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  • Writer's pictureAmiee Bolger

REVIEW: 'Quarrels,' the new EP from Brighton five-piece Youth Sector

Youth Sector is the most exciting band in the world right now, in my humble opinion. After making them my must-see at Outertown Festival in 2022 halfway through listening to the first song on their second EP, Adult Contemporary, and then having the time of my life dancing to their set, they’ve quickly become a firm favourite in my rotation.

To say I’ve been eagerly awaiting more music from the Brighton five-piece is an understatement. So when Quarrels was finally announced, it felt like Christmas.

Quarrels starts with an absolute bang. Youth Sector is not a band to shy away from big topics and has a knack for packaging them into addictive, effervescent, 70s-inspired hyperpop songs. The greatest example of this is track one, "The Ball." Written as a response to the Partygate scandal, where at a time of loss and terror and loneliness in the face of a pandemic, the Tory government decided to ignore it all and have a party as the rest of the UK population wasn’t allowed to be in the same room as their loved ones. We hear them demanding to know “How do you sleep at night?”, “How do you justify it?” and “When will you make it make sense?” against their signature upbeat synth lines and groovy bass.

Of the song, Nick Tompkins (guitar and vocals) says: “By the time the demo had gestated and released, we’d just had Truss’s catastrophic budget crashing the pound, so the life cycle of this song is evidence of the staying power of Tory sleaze. A fun tune, though, no?” Though it tackles a tough subject, it is, ironically, a song I would play at a party. It incites the need to dance and sing a long deep within whether it’s the first time you’ve heard it or the hundredth.

From this incredible opening, Youth Sector does not waver. ‘Benign Fire in a Small Room’ switches things up by being a slower, more melancholy offering that still manages to pack a punch and command your attention. It’s about those times when you’re not doing so well and everyone else seems to notice it before you do: “And you will laugh / At me when / I confess there’s a mess”. It perfectly reflects that feeling of being the last one to know something so plainly obvious and now you’re stuck, not doing so well, as the world continues on as normal around you.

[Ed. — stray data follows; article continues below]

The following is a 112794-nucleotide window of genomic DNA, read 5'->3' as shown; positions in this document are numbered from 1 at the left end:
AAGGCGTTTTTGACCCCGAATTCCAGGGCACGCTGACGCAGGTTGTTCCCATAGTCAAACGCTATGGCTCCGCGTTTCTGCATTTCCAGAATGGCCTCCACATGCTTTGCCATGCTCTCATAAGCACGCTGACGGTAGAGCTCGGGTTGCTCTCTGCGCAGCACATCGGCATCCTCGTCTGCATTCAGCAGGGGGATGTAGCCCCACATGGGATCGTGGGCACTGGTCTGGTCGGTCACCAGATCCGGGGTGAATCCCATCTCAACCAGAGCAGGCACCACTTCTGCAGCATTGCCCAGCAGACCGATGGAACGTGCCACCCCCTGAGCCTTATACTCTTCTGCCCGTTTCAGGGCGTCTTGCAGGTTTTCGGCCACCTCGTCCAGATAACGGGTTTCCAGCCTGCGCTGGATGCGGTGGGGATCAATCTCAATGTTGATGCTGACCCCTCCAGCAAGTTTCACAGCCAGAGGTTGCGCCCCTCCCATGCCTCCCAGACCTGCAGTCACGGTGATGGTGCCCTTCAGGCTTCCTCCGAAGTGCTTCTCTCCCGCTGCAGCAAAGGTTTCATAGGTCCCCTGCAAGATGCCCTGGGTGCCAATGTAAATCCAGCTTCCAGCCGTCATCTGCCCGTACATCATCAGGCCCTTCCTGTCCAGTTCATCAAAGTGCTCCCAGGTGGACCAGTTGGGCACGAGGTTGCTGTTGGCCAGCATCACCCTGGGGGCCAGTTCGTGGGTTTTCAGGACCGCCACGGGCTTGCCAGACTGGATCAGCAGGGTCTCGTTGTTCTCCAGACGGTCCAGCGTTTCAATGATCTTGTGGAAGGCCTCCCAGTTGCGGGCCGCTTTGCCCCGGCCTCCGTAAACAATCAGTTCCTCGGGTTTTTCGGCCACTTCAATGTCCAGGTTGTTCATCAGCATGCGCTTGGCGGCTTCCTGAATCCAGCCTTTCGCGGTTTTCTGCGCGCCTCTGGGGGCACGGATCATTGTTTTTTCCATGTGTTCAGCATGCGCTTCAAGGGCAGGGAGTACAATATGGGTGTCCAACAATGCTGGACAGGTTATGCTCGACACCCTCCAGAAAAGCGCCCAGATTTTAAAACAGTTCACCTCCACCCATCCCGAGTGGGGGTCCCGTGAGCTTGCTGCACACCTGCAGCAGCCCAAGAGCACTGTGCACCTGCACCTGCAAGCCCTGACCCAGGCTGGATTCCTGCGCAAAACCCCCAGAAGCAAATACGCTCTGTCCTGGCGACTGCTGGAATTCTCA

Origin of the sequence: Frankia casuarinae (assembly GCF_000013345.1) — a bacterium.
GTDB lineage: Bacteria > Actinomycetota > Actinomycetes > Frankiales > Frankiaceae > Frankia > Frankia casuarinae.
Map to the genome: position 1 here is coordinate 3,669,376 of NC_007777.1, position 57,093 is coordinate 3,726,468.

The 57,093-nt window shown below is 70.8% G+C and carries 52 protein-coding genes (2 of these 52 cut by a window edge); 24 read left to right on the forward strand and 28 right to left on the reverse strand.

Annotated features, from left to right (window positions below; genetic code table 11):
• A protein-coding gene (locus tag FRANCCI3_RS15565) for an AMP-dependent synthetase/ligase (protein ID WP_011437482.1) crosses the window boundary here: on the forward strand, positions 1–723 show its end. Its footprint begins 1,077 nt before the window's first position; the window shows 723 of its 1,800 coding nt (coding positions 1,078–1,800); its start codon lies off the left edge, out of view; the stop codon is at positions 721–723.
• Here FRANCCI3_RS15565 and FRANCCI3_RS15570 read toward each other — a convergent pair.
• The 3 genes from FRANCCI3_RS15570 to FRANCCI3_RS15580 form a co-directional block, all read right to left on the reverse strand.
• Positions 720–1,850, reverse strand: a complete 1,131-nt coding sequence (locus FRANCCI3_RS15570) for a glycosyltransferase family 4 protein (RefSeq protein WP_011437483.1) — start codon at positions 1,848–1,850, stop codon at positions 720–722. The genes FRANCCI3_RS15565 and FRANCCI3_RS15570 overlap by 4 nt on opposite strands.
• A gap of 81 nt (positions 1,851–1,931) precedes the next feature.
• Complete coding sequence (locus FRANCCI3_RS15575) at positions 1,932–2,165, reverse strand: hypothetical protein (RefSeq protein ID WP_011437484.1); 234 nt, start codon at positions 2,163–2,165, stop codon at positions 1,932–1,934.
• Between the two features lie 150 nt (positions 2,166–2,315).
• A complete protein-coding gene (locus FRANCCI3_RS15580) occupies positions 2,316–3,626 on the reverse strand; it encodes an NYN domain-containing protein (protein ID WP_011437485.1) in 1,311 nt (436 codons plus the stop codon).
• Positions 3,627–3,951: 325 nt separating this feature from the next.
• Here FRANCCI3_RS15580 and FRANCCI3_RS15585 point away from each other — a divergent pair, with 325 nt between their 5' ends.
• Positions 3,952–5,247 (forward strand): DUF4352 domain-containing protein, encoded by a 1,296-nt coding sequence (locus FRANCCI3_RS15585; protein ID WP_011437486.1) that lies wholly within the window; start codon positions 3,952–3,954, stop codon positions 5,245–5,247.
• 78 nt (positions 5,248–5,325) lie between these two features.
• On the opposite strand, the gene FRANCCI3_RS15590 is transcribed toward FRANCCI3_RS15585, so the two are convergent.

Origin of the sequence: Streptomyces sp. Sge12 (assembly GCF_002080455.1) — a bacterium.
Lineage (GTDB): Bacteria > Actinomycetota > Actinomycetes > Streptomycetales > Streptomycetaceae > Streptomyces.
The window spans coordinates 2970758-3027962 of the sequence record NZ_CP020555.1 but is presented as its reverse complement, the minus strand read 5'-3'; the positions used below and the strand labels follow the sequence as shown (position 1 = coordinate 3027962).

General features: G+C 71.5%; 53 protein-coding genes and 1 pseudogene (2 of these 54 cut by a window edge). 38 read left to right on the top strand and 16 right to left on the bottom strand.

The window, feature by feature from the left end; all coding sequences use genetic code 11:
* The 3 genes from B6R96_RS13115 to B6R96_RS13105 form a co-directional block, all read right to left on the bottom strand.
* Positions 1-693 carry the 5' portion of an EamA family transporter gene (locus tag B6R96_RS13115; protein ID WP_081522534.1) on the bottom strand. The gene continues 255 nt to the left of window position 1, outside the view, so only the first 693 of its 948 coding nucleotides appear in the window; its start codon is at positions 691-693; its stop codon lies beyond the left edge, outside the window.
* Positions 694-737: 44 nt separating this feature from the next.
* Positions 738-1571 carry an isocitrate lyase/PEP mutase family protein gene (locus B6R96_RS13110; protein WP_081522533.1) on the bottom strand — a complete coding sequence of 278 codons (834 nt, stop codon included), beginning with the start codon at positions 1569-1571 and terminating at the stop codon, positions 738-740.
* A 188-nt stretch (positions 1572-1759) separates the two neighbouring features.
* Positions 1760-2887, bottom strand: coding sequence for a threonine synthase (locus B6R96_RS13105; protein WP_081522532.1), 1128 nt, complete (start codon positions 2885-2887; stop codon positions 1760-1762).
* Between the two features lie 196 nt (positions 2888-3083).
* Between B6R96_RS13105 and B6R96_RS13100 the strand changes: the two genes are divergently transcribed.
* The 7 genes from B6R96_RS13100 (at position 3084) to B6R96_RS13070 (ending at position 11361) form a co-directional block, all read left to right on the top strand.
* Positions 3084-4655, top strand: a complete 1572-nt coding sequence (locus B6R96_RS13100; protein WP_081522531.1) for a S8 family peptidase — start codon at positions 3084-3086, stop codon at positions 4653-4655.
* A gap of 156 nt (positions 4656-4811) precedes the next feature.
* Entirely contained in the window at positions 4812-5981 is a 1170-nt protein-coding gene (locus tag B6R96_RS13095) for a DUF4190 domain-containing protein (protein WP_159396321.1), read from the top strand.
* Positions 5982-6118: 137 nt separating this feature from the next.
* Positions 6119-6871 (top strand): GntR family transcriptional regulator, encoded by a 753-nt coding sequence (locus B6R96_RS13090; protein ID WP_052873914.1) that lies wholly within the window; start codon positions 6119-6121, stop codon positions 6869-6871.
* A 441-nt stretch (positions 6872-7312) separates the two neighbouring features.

Things get kicked back up a notch with "A Definitive Guide to Easy Living," which takes on anti-homeless architecture. Tompkins explains that “this tune was written from the tongue-in-cheek perspective of someone who proudly designs cities in a way that keeps homeless people out and ironically gets paid handsomely for it.” What I appreciate most about Youth Sector is their ability to take on serious topics, and couple them with bright, catchy music that doesn’t undermine the subject matter. It’s not music that makes you feel bad about not being aware, but instead, you take notice and feel like you have the power to change things.

"Free Parking" was the last single to be released before the EP came out and what a way to make you want more. It’s almost math-y with a chaotic, unpredictable structure that leaves you eager to find out where it’s heading next. In lyricism, it’s reminiscent of Britpop and this surge in indie music that takes mundanity and presents an unserious, almost silly perspective on it: “These plastic people's plastic permits only work in the week / How can they meet their plastic pals if they can't park on the cheap?” and “We'll split the petrol money / Are you happy?”

The ending of Quarrels, "Won’t Stop the Wheel," is the only unheard single and I’m unsure how they kept this one under wraps. They harness the power of gang vocals (a particular weakness of mine) and begin with a stripped-back sneak peek of the chorus. They’ve made juxtaposition in song form, injecting a jaunty groove into lyrics that describe the hopelessness life can sometimes have: “Life, it’s just a hill / And we are all / Just rolling down” and “Make a silly face as a distraction / To those too dumb to grasp that / Impact is at the end of the tracks” that beg to be sung back by a full crowd.

This is an EP that cements Youth Sector as a band everyone needs to be paying attention to. As we all grapple with life and everything that comes with it, serious or mundane, Youth Sector is along for the ride with us.

To support the band, you can purchase the EP on transparent red vinyl. Youth Sector can also be found at Twitter, Instagram, and their website. Quarrels can be streamed wherever you listen to music.


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